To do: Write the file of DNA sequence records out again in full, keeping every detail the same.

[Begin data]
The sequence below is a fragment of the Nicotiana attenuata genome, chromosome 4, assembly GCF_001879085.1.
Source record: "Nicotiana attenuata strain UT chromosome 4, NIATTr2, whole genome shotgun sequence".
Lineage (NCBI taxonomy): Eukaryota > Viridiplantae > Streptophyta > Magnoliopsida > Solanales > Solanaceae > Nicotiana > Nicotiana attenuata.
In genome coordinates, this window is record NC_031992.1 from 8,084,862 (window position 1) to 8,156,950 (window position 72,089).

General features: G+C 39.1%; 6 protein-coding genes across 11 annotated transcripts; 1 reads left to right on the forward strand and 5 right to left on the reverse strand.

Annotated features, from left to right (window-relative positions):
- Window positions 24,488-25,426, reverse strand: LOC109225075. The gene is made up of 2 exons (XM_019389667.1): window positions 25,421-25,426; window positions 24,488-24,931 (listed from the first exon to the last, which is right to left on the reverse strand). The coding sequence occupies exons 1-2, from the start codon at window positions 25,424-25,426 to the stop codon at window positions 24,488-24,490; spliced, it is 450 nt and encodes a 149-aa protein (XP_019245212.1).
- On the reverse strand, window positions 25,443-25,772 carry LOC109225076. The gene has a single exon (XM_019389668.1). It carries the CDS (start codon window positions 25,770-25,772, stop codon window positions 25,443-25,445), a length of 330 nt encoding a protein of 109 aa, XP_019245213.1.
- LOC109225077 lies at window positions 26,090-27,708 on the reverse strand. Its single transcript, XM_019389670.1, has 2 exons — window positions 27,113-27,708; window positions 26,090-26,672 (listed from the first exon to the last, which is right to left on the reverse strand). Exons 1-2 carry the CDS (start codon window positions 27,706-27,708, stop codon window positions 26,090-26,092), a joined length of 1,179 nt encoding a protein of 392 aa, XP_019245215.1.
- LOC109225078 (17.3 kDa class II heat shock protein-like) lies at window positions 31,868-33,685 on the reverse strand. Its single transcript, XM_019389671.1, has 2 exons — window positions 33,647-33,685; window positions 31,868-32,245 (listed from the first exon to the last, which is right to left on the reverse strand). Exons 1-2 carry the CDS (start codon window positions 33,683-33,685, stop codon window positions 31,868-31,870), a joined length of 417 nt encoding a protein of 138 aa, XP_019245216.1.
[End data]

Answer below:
The sequence below is a fragment of the Nicotiana attenuata genome, chromosome 4, assembly GCF_001879085.1.
Source record: "Nicotiana attenuata strain UT chromosome 4, NIATTr2, whole genome shotgun sequence".
Lineage (NCBI taxonomy): Eukaryota > Viridiplantae > Streptophyta > Magnoliopsida > Solanales > Solanaceae > Nicotiana > Nicotiana attenuata.
In genome coordinates, this window is record NC_031992.1 from 8,084,862 (window position 1) to 8,156,950 (window position 72,089).

General features: G+C 39.1%; 6 protein-coding genes across 11 annotated transcripts; 1 reads left to right on the forward strand and 5 right to left on the reverse strand.

Annotated features, from left to right (window-relative positions):
- Window positions 24,488-25,426, reverse strand: LOC109225075. The gene is made up of 2 exons (XM_019389667.1): window positions 25,421-25,426; window positions 24,488-24,931 (listed from the first exon to the last, which is right to left on the reverse strand). The coding sequence occupies exons 1-2, from the start codon at window positions 25,424-25,426 to the stop codon at window positions 24,488-24,490; spliced, it is 450 nt and encodes a 149-aa protein (XP_019245212.1).
- On the reverse strand, window positions 25,443-25,772 carry LOC109225076. The gene has a single exon (XM_019389668.1). It carries the CDS (start codon window positions 25,770-25,772, stop codon window positions 25,443-25,445), a length of 330 nt encoding a protein of 109 aa, XP_019245213.1.
- LOC109225077 lies at window positions 26,090-27,708 on the reverse strand. Its single transcript, XM_019389670.1, has 2 exons — window positions 27,113-27,708; window positions 26,090-26,672 (listed from the first exon to the last, which is right to left on the reverse strand). Exons 1-2 carry the CDS (start codon window positions 27,706-27,708, stop codon window positions 26,090-26,092), a joined length of 1,179 nt encoding a protein of 392 aa, XP_019245215.1.
- LOC109225078 (17.3 kDa class II heat shock protein-like) lies at window positions 31,868-33,685 on the reverse strand. Its single transcript, XM_019389671.1, has 2 exons — window positions 33,647-33,685; window positions 31,868-32,245 (listed from the first exon to the last, which is right to left on the reverse strand). Exons 1-2 carry the CDS (start codon window positions 33,683-33,685, stop codon window positions 31,868-31,870), a joined length of 417 nt encoding a protein of 138 aa, XP_019245216.1.